A few changes of clothes and very little money, Denise Bentley and her family left New Orleans. She kept driving, looking for a place to stay and 24 hours later, she ended up in the Brazos Valley.
"Unfortunately, we were not prepared for this. This was sprung on us at the last minute. We only took what we could and left. So what we have on us is all we have," says Bentley.
Several shelters have been designated in our area to those who have no where else to go.
"Our objective is to receive those evacuees who are for no other reason lack of space to the east, south, west making their way to Brazos Valley, find what our needs are and respond to them," says Ron Crozier spokesperson for Emergency Management Team.
Officials are expecting evacuee numbers in the hundreds. Now the community is stepping in, looking for any way to help the victims of Hurricane Katrina.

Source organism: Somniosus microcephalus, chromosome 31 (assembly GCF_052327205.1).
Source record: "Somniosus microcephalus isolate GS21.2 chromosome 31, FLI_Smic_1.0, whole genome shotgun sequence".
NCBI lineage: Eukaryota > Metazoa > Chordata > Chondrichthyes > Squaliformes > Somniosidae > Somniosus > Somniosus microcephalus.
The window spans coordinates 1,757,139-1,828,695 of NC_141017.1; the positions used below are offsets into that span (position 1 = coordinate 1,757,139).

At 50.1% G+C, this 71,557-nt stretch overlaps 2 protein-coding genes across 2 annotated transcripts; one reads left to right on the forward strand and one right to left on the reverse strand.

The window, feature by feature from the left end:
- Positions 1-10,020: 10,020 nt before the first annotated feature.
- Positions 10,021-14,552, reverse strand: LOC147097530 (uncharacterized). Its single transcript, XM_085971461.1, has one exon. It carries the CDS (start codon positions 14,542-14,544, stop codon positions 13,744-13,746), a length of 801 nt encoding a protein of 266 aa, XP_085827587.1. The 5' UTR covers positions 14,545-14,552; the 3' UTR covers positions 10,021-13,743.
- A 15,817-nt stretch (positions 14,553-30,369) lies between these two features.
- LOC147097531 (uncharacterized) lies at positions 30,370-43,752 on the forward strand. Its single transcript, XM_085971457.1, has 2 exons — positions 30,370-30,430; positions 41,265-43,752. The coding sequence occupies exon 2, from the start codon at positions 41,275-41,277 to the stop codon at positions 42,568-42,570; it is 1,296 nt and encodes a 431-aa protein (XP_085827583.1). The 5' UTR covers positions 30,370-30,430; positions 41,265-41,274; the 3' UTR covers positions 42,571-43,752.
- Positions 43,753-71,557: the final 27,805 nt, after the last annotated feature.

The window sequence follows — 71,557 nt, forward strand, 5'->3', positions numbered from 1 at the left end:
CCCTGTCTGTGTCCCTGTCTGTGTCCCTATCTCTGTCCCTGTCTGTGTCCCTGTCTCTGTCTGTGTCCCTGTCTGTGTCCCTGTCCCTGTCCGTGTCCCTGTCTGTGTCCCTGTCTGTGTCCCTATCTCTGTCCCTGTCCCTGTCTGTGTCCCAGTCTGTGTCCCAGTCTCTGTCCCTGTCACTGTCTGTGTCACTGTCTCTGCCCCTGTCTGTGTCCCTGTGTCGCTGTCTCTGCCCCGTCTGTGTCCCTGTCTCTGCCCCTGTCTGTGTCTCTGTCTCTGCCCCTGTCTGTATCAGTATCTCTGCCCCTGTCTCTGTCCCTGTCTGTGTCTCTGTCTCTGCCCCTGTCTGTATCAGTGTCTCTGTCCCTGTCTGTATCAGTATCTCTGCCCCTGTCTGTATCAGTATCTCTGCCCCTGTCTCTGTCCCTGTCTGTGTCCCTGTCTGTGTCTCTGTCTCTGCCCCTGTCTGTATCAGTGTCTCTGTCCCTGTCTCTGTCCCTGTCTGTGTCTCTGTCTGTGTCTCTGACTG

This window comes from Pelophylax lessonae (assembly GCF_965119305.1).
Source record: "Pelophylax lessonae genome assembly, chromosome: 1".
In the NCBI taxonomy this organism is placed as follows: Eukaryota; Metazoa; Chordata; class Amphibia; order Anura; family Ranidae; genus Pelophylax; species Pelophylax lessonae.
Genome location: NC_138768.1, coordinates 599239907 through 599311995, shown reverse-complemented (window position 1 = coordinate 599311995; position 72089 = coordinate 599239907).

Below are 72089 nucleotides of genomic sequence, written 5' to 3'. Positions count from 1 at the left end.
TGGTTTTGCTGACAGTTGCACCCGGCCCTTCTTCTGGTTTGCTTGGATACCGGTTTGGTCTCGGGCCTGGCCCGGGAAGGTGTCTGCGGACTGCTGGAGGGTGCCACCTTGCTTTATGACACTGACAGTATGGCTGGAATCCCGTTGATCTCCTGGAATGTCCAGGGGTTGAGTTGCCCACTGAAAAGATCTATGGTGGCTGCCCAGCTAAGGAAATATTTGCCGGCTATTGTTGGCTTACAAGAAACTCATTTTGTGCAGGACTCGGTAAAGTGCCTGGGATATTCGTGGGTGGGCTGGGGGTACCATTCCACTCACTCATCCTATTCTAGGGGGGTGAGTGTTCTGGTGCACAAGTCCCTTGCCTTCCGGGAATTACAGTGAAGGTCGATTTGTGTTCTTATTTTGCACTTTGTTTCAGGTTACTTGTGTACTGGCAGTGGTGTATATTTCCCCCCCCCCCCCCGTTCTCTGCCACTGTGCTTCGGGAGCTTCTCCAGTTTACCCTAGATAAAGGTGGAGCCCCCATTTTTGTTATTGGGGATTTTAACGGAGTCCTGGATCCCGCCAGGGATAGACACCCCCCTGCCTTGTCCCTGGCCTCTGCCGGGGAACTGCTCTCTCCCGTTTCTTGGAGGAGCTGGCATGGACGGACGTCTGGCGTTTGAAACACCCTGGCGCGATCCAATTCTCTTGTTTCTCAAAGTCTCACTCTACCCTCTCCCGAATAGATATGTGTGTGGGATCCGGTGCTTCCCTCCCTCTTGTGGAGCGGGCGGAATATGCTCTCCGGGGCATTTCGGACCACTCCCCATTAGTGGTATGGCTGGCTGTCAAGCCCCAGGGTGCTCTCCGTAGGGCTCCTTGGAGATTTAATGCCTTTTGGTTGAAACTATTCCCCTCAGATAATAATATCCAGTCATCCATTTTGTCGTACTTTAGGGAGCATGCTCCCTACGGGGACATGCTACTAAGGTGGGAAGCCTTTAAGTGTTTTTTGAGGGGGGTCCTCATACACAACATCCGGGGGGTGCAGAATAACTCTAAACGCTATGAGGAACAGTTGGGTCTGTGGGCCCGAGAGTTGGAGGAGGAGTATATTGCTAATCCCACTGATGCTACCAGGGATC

Cars loaded with necessities like clothes and diapers were filing in Central Baptist Church.
"The employees raised a percentage of money and our company tripled what was donated. We have four groups that have gone to buy food, water, blankets, pillows, diapers, toiletries, everything," says Tracey Cavin with University Title Company.
The Salvation Army is in charge of feeding those coming in from our neighboring state.
"These people just travel up I-10 and this is where they stopped, they thought they'd be going home another day or two. But now it may be months and where are they going to go is the biggest challenge," says Captain Gary Sturdivant.
Emergency officials are saying their still trying to figure out what exactly they need, but in the mean time, the generous giving of our community is being felt.
"People are just bringing stuff in. They've even taken my dog in and taking care of him and feeding him. There are really good-hearted people out here. I'm glad they took us in, we'd take them too if we could," Bentley.
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